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RESP and Discount Brokerages

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[OP]
Deal Addict
Mar 30, 2009
1074 posts
554 upvotes

RESP and Discount Brokerages

I've been looking into transfering my RESP which currently only holds mutual funds to a discount brokerage. Setting up an RESP with both parents as subscribers seems like such an obvious thing to do that I was shocked to find that RBC's discount brokerage only allows for just one subscriber for an RESP account. Needless to say, I'm not going to go with RBC. Does anyone know of any other discount brokerage that has such a rule?
28 replies
Deal Fanatic
Jul 1, 2007
8521 posts
1678 upvotes
No, and I don't believe RBC Direct Investing has such a rule... who told you that it does?
Money Smarts Blog wrote: I agree with the previous posters, especially Thalo. {And} Thalo's advice is spot on.
[OP]
Deal Addict
Mar 30, 2009
1074 posts
554 upvotes
I.was told by someone who worked at an RBC branch. She called RBC DI and was told that they only allowed one subscriber. The other spouse could be given trading authority only.
Sr. Member
Oct 14, 2012
801 posts
540 upvotes
Woodstock
I'd check further. Just Live Chat with RBC DI. Eeks. You're right. That's what the Live Chat person said too!

At BMO InvestorLine you can definitely have joint subscribers to a RESP. My husband and I just opened one a few weeks ago.
CIBC Investor's Edge has no annual fee for a RESP, if that's of any interest. I don't know whether they use Joint subscribers or not.
Deal Fanatic
Mar 24, 2008
6237 posts
2698 upvotes
Toronto
Thalo wrote: No, and I don't believe RBC Direct Investing has such a rule... who told you that it does?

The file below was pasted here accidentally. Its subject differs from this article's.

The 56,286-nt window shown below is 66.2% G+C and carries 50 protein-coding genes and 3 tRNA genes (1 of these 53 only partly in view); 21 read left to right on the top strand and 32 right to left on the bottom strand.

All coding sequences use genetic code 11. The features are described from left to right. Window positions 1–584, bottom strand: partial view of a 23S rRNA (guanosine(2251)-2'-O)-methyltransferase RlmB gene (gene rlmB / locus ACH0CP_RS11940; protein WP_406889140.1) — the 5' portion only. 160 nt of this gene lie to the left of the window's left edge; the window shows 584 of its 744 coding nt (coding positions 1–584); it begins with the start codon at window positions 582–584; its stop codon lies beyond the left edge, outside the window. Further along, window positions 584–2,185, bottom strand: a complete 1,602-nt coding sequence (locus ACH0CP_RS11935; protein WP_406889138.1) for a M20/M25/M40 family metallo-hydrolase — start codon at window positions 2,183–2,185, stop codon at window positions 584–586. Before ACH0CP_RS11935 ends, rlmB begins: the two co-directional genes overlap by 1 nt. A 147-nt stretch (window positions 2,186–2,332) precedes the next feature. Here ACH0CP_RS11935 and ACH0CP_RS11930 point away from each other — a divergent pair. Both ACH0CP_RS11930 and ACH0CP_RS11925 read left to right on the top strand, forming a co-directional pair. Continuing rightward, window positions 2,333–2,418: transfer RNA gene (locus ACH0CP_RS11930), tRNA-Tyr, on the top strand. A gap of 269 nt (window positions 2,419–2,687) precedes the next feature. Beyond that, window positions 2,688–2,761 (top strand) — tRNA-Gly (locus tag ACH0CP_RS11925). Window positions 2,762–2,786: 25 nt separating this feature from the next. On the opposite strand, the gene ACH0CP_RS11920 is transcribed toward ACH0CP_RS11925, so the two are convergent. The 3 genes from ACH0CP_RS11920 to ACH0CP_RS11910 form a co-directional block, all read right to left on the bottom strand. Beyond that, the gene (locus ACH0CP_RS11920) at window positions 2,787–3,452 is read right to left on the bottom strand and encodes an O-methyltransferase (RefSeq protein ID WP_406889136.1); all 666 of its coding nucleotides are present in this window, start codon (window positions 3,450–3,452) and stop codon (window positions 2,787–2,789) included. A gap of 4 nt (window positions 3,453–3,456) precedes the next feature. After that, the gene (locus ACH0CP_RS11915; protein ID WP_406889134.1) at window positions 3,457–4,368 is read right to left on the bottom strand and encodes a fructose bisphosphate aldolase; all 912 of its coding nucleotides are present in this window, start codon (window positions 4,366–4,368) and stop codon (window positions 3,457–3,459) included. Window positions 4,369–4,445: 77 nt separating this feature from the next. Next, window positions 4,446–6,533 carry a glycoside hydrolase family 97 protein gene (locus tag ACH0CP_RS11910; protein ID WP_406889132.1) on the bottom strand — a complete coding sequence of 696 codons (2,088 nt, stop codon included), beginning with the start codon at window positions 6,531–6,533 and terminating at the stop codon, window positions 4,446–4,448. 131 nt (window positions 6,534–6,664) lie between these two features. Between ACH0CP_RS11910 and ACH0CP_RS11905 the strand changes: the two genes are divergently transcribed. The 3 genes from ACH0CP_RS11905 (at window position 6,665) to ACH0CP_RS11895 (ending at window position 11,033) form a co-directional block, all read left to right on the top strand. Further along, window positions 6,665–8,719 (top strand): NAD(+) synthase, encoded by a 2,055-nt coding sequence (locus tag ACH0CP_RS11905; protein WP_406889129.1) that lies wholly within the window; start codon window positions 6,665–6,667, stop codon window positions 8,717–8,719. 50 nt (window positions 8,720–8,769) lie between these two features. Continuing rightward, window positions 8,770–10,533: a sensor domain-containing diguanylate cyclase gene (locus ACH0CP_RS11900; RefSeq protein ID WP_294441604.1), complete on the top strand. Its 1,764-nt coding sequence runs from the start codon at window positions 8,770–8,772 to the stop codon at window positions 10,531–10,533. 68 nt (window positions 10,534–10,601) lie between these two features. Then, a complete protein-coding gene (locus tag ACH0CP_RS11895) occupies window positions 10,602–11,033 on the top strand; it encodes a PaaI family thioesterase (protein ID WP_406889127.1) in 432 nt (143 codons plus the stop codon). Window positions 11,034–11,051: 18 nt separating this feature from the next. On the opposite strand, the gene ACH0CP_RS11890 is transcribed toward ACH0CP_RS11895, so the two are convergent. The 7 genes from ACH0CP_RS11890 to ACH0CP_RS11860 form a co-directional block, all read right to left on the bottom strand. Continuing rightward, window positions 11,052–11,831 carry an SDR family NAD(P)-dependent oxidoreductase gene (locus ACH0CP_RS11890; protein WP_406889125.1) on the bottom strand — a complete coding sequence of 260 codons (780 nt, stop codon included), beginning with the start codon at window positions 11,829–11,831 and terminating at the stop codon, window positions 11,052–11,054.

RBC DI only allows one subscriber, I can confirm that. What's the 'benefit' of having joint subscribers?
Deal Expert
User avatar
Nov 15, 2004
20268 posts
4087 upvotes
Toronto
ksgill wrote: RBC DI only allows one subscriber, I can confirm that. What's the 'benefit' of having joint subscribers?
All contributions made to an RESP become sole property of the subscriber(s). If there's only one subscriber and two contributors there's nothing stopping the subscriber from unilaterally running off with the contributions (less whatever penalty is charged by the company) and leaving both the other contributor and the kid high and dry since all the grants would be returned and very little income would be left. Joint subscribers can only be removed in cases of death, divorce, or a transfer that they both consent to.

OP, if you're looking into a self-directed brokerage make sure they have agreements to offer all of the grants. The additional CESG and CLB are dependent on income, so if you have enough funds to invest in such a brokerage you'd probably not qualify, but if you do then you'll miss out on them if your only RESP is with a company that isn't eligible to administer them.
Deal Addict
Sep 7, 2010
1335 posts
129 upvotes
Calgary
Piro21 wrote: All contributions made to an RESP become sole property of the subscriber(s). If there's only one subscriber and two contributors there's nothing stopping the subscriber from unilaterally running off with the contributions (less whatever penalty is charged by the company) and leaving both the other contributor and the kid high and dry since all the grants would be returned and very little income would be left. Joint subscribers can only be removed in cases of death, divorce, or a transfer that they both consent to.
I think the OP is the subscriber, so I don't think he/she is too worried about himself running off with the money lol.
Sr. Member
Oct 14, 2012
801 posts
540 upvotes
Woodstock
A more horrible but still worth considering scenario is if the sole subscriber dies before the kids finish university. Unless the subscriber's will is set up properly, the RESP can get collapsed, the CESG must be given back to the government, and the funds could have to be given to creditors looking for money from the deceased and then any balance remaining would go to the estate's beneficiaries who are not necessarily the children. The RESP contributions would also be subject to probate fees/taxes. If there are joint subscribers so long as the other subscriber is still alive none of that happens.